# Row pattern recognition in window structures#

A window structure can be defined in the WINDOW clause or in the OVER clause of a window operation. In both cases, the window specification can include row pattern recognition clauses. They are part of the window frame. The syntax and semantics of row pattern recognition in window are similar to those of the MATCH_RECOGNIZE clause.

This section explains the details of row pattern recognition in window structures, and highlights the similarities and the differences between both pattern recognition mechanisms.

## Window with row pattern recognition#

Window specification:

(
[ existing_window_name ]
[ PARTITION BY column [, ...] ]
[ ORDER BY column [, ...] ]
[ window_frame ]
)


Window frame:

[ MEASURES measure_definition [, ...] ]
frame_extent
[ AFTER MATCH skip_to ]
[ INITIAL | SEEK ]
[ PATTERN ( row_pattern ) ]
[ SUBSET subset_definition [, ...] ]
[ DEFINE variable_definition [, ...] ]


Generally, a window frame specifies the frame_extent, which defines the “sliding window” of rows to be processed by a window function. It can be defined in terms of ROWS, RANGE or GROUPS.

A window frame with row pattern recognition involves many other syntactical components, mandatory or optional, and enforces certain limitations on the frame_extent.

Window frame with row pattern recognition:

[ MEASURES measure_definition [, ...] ]
ROWS BETWEEN CURRENT ROW AND frame_end
[ AFTER MATCH skip_to ]
[ INITIAL | SEEK ]
PATTERN ( row_pattern )
[ SUBSET subset_definition [, ...] ]
DEFINE variable_definition [, ...]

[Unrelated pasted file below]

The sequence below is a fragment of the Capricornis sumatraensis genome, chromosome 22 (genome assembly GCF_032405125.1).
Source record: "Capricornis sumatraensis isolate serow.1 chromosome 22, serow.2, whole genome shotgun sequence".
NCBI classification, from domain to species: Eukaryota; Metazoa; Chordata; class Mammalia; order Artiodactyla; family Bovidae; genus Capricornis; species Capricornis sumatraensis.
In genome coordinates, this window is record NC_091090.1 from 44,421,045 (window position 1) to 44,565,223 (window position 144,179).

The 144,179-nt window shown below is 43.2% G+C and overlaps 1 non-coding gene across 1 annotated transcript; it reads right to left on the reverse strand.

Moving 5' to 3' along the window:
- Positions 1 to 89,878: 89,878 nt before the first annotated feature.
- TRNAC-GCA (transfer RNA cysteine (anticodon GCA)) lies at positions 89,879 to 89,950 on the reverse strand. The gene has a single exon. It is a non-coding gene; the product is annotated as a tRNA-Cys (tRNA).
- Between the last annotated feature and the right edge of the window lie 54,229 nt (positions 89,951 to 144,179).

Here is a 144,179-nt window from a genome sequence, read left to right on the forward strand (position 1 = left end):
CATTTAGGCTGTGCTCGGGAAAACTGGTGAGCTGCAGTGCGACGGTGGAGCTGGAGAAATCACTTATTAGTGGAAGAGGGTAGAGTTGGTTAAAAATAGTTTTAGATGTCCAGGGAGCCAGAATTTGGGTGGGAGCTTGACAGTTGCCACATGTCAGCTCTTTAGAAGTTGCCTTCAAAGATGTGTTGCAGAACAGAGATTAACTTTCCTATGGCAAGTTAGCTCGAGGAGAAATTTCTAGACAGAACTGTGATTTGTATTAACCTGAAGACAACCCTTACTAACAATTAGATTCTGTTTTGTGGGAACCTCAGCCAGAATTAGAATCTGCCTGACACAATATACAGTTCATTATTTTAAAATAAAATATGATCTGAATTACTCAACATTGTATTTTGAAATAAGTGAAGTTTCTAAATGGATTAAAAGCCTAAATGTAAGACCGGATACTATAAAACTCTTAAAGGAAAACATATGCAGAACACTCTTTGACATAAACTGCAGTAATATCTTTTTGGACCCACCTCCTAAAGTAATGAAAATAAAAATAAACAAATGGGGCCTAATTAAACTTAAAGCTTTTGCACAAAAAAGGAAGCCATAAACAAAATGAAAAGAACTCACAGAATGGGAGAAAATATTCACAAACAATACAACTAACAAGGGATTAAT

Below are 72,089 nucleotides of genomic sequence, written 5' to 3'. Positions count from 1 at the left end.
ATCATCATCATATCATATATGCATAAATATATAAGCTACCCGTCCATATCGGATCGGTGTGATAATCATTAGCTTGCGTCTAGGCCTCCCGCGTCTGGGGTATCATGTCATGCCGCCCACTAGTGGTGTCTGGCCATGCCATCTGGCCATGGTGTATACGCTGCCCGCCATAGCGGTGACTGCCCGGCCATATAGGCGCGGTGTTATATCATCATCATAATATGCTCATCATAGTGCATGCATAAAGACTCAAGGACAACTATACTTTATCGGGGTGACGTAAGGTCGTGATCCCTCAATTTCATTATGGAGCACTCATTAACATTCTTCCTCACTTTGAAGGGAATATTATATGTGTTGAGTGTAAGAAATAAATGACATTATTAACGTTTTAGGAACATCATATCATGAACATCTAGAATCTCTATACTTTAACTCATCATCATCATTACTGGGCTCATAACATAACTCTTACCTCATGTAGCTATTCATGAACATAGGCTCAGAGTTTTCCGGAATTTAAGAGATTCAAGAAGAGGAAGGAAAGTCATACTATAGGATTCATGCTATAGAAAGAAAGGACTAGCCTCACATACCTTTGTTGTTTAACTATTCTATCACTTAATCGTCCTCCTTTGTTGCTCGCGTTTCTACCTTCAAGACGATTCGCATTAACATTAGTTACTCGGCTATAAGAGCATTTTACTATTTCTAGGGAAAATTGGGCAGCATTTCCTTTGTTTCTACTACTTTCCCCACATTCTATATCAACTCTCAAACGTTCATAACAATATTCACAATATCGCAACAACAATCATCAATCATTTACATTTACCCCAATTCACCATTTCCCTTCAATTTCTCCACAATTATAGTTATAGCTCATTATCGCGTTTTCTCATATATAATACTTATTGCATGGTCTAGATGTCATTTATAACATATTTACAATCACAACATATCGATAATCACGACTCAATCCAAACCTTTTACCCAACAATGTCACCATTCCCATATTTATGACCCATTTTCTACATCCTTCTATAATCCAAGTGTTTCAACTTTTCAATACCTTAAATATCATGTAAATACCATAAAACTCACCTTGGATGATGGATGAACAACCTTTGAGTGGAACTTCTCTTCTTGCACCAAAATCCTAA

## Description of the pattern recognition clauses#

The frame_extent with row pattern recognition must be defined in terms of ROWS. The frame start must be at the CURRENT ROW, which limits the allowed frame extent values to the following:

ROWS BETWEEN CURRENT ROW AND CURRENT ROW

ROWS BETWEEN CURRENT ROW AND <expression> FOLLOWING

ROWS BETWEEN CURRENT ROW AND UNBOUNDED FOLLOWING


For every input row processed by the window, the portion of rows enclosed by the frame_extent limits the search area for row pattern recognition. Unlike in MATCH_RECOGNIZE, where the pattern search can explore all rows until the partition end, and all rows of the partition are available for computations, in window structures the pattern matching can neither match rows nor retrieve input values outside the frame.

Besides the frame_extent, pattern matching requires the PATTERN and DEFINE clauses.

The PATTERN clause specifies a row pattern, which is a form of a regular expression with some syntactical extensions. The row pattern syntax is similar to the row pattern syntax in MATCH_RECOGNIZE. However, the anchor patterns ^ and \$ are not allowed in a window specification.

The DEFINE clause defines the row pattern primary variables in terms of boolean conditions that must be satisfied. It is similar to the DEFINE clause of MATCH_RECOGNIZE. The only difference is that the window syntax does not support the MATCH_NUMBER function.